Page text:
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Moody's Message: Many sticks together for Year Three!

As what Moody calls the 'Big Kahuna' year for the NDIS in Victoria wraps up, discover what the team has planned to support providers through Year Three.

Parliamentary report captures concerns about NDIS market

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21/09/2018

A major new report from a Federal Parliamentary inquiry calls for the immediate development of an NDIS market stewardship strategy, the establishment of a disability sector assistance fund and the transfer of responsibility for NDIS price-setting to an agency that is independent of the NDIA.The Joint Standing Committee on the NDIS, which crosses party lines, has produced a report on NDIS market readiness that is highly critical of the flawed approach to NDIS transition and the lack of market stewardship.The committee says a market stewardship strategy must clearly articulate the roles, responsibilities and activities of all parties responsible for NDIS market stewardship. It quotes NDS, stating: "We need clarity about the roles of different government agencies involved in market stewardship – the role of the National Disability Insurance Agency, the role of the new quality and safeguards commission, the role of the Department of Social Services, the role of state governments."Waiting until the market fails is not acceptable. Effective stewardship must identify emerging risks and intervene early.Citing NDS's State of the Disability Sector Report, it points to “a critical shortage of disability support workers” and highlights the impact of inadequate pricing: “Because of the NDIS pricing structure, service providers are unable to offer training and professional development to their staff. The committee is also concerned that staff supervision and mentoring have also been reduced, which is potentially compromising the quality of care offered to participants. The committee is of the view that these issues are directly related to NDIS pricing.”The committee says it was troubled to hear of the inability of many service providers to operate at even modest profit levels and that inadequate pricing was resulting in providers discontinuing services to some participants. The report echoes the view of many service providers that NDIS pricing should reflect the additional administration costs associated with operating in the difficult NDIS environment. As NDS pointed out to the committee, 75 per cent of the sample of providers analysed by the Independent Pricing Review could not deliver supports profitably at NDIS prices. This is a major contributor to the risk of NDIS market failure.The report states: "The committee agrees with the view that while price setting is held within the NDIA, there is an inherent risk for price setting to be used to offset budget pressures. In this context, an independent body is best placed to monitor and analyse market trends, and make recommendations about pricing of disability supports."Following the Productivity Commission’s 2017 report on NDIS costs, the committee recommends transferring price-setting powers to the NDIS Quality and Safeguards Commission, and that this should occur by mid-2020.Other important pricing recommendations relate to the pricing of supports to participants with high and complex needs and the urgent need to release information on provider of last resort arrangements.The report raises significant concerns about workforce pressures: “The committee is concerned that there are currently virtually no incentives to choose a career in the disability support sector. Submitters who have worked for a very long time in the sector described how working conditions have dramatically deteriorated under the NDIS. In short, they reported a rise in underemployment and insecure work arrangements, inadequate wages and no prospect of professional development opportunities. Under these conditions, it is hard to imagine how to retain highly experienced and qualified workers and attract new workers, including young people entering the workforce.” The committee draws on NDS's Workforce Wizard data and Annual Market Survey results, but is critical of the lack of data available from government agencies. It recommends that the Australian Bureau of Statistics regularly collect and publish data on the disability workforce. It also wants the Department of Social Services to develop and publicly release a national strategy to develop the workforce.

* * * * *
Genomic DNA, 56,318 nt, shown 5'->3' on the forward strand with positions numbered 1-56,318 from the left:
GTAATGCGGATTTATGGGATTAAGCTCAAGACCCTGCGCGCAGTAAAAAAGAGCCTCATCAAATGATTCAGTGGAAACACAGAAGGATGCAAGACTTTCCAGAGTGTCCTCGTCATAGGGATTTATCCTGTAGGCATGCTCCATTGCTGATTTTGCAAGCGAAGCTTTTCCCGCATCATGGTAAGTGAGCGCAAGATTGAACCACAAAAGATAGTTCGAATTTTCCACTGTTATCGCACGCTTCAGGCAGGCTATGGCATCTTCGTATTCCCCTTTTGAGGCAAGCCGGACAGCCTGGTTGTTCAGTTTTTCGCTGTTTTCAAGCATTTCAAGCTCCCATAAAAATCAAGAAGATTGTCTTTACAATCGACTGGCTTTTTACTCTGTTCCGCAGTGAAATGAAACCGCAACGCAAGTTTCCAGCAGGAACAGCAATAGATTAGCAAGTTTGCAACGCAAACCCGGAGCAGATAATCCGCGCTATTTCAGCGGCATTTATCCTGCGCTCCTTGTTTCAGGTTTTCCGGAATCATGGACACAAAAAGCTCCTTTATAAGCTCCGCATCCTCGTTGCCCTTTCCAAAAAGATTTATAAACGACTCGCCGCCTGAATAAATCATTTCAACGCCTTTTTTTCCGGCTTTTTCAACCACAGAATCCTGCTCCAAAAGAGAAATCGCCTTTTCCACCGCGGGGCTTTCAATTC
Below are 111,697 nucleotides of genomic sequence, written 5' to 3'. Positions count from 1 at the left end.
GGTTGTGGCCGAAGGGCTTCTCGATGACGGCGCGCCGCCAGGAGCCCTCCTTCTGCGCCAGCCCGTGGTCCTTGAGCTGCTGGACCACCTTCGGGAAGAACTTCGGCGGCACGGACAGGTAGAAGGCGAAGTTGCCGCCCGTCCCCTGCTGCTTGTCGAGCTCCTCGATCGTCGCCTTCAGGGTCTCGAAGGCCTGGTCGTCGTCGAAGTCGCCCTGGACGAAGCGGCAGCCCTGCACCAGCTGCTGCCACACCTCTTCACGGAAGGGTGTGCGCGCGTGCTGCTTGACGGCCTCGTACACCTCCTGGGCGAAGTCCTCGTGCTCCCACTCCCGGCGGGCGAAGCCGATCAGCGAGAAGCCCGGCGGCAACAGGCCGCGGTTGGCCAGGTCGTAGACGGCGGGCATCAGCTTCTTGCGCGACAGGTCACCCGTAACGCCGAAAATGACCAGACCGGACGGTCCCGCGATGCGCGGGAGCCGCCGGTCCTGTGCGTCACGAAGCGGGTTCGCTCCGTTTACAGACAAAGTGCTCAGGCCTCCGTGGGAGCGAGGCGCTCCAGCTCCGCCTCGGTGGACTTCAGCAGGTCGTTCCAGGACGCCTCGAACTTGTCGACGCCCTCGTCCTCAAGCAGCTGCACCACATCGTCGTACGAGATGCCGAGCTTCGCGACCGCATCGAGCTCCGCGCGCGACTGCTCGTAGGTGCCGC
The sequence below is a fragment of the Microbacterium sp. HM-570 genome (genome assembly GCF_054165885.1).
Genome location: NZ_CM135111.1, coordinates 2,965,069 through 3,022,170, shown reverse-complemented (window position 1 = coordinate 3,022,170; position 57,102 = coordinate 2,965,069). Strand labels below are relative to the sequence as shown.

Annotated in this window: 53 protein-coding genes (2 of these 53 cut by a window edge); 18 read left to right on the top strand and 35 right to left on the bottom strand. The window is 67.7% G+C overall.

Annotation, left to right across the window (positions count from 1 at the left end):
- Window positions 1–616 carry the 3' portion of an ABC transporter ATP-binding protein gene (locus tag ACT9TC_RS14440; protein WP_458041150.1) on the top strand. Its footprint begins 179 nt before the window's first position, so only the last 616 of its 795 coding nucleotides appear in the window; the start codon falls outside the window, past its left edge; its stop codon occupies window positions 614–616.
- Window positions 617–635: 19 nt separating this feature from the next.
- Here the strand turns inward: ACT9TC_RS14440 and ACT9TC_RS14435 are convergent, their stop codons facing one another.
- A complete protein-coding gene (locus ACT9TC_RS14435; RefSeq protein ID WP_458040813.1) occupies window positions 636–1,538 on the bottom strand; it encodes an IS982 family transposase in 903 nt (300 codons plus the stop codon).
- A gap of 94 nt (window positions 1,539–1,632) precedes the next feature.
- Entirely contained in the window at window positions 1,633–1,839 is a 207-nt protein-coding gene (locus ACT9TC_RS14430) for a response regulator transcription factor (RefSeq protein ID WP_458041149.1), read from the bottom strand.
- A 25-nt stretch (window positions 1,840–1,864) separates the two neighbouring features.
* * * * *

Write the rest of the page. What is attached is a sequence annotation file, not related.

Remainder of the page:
The Joint Standing Committee has produced a significant report that captures critical concerns about the implementation of the NDIS and the risk of market failure expressed by NDS and the disability sector. In due course, the Government and the NDIA will need to respond to the report. NDS urges the Government and the Agency to produce a timely and constructive response.NDS's 2018 State of the Disability Sector Report will be launched at the CEO Meeting on 19 to 20 November. We have invited the new Social Services Minister, Paul Fletcher, and the Shadow Minister, Linda Burney, to speak at the conference.

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